Future construction sites could use recycled plastic and combine pre-fabricated elements with tailored on-site work with robots, according to a new paper from the AA School of Architecture. Of course, 3D printing lies at the heart of the plan.

It’s another potential method to streamline construction and to give designers and architects the freedom to create beautiful, organic buildings with new geometric structures.

The lightweight construction material, simple plastic, means that the architects simply won’t have to worry about the structure holding up its own weight.

Speeding up the process

In fact, the team have devised a series of different structures, arches and other shapes that can act as supports for lightweight lattice structures. The team used a 3D printer mounted on a robotic arm to create the structures, which it could make much faster with the help of prefabricated sections.

The Growing Systems concept is theoretical, but it does point to a future where robots collaborate to create complex structures.

Organic buildings are coming

It also suggests that in the future we will combine the designs of adjacent buildings to create organic designs that work together.

The robots could even remove certain structures from one building and use the recycled plastic parts to construct another.

The team, led by Marta Bermejo, Ruxandra Matei, Vladislav Bek-Bulatov and Li Chen are part of the DRL Masters program at the school of architecture. They have produced a fascinating piece of theoretical work, but the practical applications are limited to free flowing architectural forms made from load-bearing geometric shapes.

Is this the way forward?

There is a real market for this work, but at the moment it is well served by traditional techniques and they’ll have to put in an awful lot of work to make this method cost and time effective. Still, it’s an interesting concept and we’re always happy to see the uses that the architects of tomorrow can find for 3D printing.

We do know that additive manufacturing is going to change construction and there is a lot of good work going into using recycled plastic as a building material. There is a vast amount of PET plastic drinks bottles and more filling up the landfills of the world right now and we need to find a way to recycle this material economically.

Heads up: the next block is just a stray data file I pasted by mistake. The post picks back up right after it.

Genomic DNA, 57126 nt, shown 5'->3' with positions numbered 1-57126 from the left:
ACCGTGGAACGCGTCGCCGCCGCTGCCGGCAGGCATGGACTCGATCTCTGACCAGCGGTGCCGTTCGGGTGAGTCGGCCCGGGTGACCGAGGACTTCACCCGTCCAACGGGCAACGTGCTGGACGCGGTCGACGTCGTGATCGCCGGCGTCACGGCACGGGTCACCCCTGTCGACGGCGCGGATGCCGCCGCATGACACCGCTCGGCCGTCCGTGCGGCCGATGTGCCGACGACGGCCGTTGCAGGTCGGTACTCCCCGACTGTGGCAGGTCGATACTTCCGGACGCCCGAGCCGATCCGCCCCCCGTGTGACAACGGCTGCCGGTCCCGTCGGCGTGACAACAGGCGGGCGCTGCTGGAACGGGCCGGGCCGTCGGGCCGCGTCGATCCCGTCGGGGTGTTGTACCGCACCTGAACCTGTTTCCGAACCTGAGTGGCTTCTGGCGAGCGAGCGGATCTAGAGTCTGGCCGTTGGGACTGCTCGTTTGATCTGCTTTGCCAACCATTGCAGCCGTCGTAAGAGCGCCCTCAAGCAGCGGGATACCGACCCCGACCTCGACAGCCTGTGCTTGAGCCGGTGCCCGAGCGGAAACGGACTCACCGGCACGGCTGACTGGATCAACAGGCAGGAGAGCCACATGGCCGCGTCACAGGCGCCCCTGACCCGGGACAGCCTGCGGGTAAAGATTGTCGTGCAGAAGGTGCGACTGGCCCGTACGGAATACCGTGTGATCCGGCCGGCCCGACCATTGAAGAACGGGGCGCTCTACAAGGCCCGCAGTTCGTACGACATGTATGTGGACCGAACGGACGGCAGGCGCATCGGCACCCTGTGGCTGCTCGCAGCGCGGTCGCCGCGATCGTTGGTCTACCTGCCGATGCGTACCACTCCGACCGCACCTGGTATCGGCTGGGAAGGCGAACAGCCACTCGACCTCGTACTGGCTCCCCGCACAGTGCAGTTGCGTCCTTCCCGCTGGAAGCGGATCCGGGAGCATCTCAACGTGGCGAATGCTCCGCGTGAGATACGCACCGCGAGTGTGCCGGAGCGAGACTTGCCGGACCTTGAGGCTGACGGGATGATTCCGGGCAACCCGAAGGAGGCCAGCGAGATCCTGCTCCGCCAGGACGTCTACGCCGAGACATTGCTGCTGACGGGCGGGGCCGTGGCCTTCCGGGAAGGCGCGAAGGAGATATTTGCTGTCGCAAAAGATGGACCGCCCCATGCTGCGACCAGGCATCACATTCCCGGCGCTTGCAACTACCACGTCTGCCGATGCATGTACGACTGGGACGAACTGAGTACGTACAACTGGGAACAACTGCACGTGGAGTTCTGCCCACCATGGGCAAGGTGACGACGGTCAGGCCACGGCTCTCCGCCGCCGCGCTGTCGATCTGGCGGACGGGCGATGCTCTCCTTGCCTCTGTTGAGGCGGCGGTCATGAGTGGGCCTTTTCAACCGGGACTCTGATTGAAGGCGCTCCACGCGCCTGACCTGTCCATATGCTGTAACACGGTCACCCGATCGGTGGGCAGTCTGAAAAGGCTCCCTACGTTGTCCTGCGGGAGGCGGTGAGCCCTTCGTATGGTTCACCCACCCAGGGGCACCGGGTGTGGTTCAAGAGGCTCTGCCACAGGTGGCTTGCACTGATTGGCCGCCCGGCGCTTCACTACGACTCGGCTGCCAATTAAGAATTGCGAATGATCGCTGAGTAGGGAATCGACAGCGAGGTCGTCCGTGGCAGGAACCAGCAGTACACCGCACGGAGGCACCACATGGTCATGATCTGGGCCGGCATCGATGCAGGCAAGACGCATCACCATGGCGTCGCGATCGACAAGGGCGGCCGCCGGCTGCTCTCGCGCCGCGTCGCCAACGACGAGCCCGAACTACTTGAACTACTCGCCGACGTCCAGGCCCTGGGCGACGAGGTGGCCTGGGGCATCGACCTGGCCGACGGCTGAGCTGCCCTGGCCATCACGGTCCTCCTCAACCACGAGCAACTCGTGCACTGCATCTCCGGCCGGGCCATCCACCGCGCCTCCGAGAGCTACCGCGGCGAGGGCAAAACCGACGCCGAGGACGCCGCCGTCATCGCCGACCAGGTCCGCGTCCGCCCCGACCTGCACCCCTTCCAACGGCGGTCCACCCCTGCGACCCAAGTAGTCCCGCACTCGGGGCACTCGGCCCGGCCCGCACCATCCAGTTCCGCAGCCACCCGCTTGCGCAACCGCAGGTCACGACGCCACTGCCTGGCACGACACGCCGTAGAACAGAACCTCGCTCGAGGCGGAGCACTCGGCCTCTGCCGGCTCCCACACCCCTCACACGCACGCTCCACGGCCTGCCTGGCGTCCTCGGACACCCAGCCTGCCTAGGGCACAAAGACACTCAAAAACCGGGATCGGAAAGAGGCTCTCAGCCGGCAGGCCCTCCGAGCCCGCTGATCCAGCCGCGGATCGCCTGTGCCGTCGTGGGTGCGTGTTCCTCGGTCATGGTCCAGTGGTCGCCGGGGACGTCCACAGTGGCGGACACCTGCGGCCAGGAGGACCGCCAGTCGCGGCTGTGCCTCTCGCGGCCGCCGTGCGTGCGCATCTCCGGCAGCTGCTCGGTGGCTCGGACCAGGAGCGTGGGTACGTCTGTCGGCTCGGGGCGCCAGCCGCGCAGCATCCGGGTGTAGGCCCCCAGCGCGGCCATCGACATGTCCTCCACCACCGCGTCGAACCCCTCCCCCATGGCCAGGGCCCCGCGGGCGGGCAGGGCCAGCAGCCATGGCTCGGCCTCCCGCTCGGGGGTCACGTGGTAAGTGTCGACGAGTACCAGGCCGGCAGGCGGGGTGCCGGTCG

Construction moving at record pace

We also have a global shortage of housing and construction is moving at breakneck speed. So it makes sense to combine the two and find a way to use plastic to build the houses and offices of tomorrow.

This new technique might not be the ultimate answer, but it is at least one way that we can use plastics and it’s a novel way to look at architectural design. The next generation, then, could cherry pick the best parts of this concept and combine them with other, more commercially viable, construction techniques.

The industry has taken to 3D printing and the majority have opted for a single printer head mounted on a robotic arm. In China, Huasheng Tengda built a villa in just 45 days with this technique and now other research teams want to go even faster.

Big and small robots could be the answer

Prefabrication is one technique, but that means that transport is still part of the equation.

The minibuilders, an army of small robots produced by the Institute of Advanced Architecture of Catalonia, took another approach. These small printers effectively climb the walls as they print them, so they don’t need a large support structure and can be taken anywhere in the world.

The final answer, then, could combine a variety of different techniques to bring the build time for a house down to just days. If that is the case, then there will be time for neat, organic structures that give the house a finishing flourish.